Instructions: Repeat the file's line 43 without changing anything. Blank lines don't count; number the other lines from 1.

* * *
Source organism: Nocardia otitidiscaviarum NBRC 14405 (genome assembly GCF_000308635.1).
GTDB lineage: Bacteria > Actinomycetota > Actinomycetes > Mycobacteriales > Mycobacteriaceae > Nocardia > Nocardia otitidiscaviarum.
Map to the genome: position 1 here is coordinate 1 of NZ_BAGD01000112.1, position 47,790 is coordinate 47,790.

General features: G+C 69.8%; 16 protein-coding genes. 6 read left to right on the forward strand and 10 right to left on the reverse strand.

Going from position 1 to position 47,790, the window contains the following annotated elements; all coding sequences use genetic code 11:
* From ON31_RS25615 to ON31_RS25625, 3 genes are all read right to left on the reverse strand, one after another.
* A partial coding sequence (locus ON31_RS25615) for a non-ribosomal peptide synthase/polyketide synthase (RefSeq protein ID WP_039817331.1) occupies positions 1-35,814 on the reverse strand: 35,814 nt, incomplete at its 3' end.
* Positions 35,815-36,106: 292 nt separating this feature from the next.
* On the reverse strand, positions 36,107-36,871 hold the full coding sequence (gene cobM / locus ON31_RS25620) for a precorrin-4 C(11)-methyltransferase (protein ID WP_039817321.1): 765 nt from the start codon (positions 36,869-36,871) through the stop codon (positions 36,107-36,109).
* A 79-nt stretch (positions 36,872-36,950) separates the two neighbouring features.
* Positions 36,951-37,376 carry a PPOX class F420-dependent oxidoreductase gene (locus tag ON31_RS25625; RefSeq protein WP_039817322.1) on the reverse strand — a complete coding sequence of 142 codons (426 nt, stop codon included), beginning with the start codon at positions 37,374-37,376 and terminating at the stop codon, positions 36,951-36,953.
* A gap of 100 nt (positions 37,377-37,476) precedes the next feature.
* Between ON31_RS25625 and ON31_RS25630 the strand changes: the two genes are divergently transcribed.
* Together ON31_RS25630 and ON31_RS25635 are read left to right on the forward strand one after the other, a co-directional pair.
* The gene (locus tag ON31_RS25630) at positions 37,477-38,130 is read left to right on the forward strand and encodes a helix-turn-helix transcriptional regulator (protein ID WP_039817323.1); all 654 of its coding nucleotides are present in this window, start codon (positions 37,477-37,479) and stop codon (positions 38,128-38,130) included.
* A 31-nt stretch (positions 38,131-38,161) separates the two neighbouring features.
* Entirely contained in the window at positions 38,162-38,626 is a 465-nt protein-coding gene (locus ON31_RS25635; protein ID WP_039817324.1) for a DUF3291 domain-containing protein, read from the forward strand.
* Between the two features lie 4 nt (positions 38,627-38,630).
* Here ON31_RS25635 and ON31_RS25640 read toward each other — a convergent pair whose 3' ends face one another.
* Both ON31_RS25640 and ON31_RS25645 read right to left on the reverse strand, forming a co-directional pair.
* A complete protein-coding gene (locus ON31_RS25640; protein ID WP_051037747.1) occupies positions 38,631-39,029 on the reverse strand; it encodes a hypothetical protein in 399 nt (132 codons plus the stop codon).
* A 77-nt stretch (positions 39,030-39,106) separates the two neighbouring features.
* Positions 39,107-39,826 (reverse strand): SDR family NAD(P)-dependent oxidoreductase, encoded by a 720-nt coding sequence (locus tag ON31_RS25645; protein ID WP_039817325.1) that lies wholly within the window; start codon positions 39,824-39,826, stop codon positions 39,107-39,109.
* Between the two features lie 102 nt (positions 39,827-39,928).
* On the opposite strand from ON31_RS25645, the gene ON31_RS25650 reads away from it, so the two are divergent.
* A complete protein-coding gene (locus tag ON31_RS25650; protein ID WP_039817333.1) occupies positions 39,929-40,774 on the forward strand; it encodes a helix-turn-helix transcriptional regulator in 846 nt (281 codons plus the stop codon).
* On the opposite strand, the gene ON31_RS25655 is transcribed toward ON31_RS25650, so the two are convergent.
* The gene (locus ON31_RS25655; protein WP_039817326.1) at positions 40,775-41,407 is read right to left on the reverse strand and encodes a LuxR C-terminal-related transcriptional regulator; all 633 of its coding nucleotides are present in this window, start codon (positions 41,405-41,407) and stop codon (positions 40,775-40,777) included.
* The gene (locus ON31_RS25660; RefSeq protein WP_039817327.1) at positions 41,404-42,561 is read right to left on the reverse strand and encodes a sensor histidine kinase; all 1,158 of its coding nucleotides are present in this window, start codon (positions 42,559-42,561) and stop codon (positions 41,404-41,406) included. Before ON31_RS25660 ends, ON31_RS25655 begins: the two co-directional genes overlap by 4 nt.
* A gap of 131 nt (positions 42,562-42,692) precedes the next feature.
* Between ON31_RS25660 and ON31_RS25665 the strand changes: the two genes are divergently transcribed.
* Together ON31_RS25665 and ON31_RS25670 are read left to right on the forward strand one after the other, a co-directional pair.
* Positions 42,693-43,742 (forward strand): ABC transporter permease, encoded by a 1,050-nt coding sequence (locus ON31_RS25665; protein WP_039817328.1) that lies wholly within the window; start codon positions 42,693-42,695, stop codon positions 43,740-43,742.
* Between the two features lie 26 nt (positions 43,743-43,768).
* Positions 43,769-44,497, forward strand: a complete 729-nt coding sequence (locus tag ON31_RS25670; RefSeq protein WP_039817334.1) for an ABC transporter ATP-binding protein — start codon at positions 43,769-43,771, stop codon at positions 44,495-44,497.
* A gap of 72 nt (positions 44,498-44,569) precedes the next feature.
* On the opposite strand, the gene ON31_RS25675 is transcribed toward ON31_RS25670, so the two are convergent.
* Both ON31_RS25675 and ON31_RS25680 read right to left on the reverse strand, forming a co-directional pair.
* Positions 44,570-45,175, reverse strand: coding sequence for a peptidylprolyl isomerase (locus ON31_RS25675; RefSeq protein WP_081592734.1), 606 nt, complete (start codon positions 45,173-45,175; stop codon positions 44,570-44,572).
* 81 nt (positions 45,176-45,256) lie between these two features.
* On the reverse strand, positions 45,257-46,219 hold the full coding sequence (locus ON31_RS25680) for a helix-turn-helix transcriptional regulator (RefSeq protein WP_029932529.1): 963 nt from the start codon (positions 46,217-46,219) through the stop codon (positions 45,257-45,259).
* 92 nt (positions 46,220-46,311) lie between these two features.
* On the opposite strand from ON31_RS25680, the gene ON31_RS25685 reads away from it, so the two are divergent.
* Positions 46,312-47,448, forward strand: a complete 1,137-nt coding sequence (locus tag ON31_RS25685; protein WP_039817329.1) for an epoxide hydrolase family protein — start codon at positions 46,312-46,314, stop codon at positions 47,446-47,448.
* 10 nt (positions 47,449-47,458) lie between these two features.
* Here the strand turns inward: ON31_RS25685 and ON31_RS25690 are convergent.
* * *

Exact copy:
* On the opposite strand from ON31_RS25680, the gene ON31_RS25685 reads away from it, so the two are divergent.